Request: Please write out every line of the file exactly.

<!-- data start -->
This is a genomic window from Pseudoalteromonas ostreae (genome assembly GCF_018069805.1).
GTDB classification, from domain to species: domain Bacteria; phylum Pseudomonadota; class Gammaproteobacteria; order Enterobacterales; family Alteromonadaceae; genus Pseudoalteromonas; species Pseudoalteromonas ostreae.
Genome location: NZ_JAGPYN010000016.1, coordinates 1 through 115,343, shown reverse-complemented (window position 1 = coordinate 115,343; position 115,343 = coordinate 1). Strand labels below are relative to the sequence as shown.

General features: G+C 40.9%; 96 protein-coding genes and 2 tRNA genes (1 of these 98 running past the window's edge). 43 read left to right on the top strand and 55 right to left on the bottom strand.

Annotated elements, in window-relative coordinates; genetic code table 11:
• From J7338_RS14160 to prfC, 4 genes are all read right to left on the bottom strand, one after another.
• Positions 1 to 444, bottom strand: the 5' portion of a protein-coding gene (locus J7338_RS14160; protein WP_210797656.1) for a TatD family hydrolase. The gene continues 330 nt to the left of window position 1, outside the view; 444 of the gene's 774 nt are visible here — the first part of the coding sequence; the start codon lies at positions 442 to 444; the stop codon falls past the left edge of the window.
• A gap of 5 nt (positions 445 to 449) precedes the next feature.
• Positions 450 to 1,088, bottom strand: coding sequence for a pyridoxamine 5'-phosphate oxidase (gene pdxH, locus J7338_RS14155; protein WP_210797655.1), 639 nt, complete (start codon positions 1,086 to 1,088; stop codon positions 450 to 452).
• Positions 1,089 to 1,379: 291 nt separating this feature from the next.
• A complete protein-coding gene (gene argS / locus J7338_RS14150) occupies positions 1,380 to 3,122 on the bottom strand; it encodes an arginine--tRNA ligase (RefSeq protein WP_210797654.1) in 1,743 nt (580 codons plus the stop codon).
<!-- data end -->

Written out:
This is a genomic window from Pseudoalteromonas ostreae (genome assembly GCF_018069805.1).
GTDB classification, from domain to species: domain Bacteria; phylum Pseudomonadota; class Gammaproteobacteria; order Enterobacterales; family Alteromonadaceae; genus Pseudoalteromonas; species Pseudoalteromonas ostreae.
Genome location: NZ_JAGPYN010000016.1, coordinates 1 through 115,343, shown reverse-complemented (window position 1 = coordinate 115,343; position 115,343 = coordinate 1). Strand labels below are relative to the sequence as shown.

General features: G+C 40.9%; 96 protein-coding genes and 2 tRNA genes (1 of these 98 running past the window's edge). 43 read left to right on the top strand and 55 right to left on the bottom strand.

Annotated elements, in window-relative coordinates; genetic code table 11:
• From J7338_RS14160 to prfC, 4 genes are all read right to left on the bottom strand, one after another.
• Positions 1 to 444, bottom strand: the 5' portion of a protein-coding gene (locus J7338_RS14160; protein WP_210797656.1) for a TatD family hydrolase. The gene continues 330 nt to the left of window position 1, outside the view; 444 of the gene's 774 nt are visible here — the first part of the coding sequence; the start codon lies at positions 442 to 444; the stop codon falls past the left edge of the window.
• A gap of 5 nt (positions 445 to 449) precedes the next feature.
• Positions 450 to 1,088, bottom strand: coding sequence for a pyridoxamine 5'-phosphate oxidase (gene pdxH, locus J7338_RS14155; protein WP_210797655.1), 639 nt, complete (start codon positions 1,086 to 1,088; stop codon positions 450 to 452).
• Positions 1,089 to 1,379: 291 nt separating this feature from the next.
• A complete protein-coding gene (gene argS / locus J7338_RS14150) occupies positions 1,380 to 3,122 on the bottom strand; it encodes an arginine--tRNA ligase (RefSeq protein WP_210797654.1) in 1,743 nt (580 codons plus the stop codon).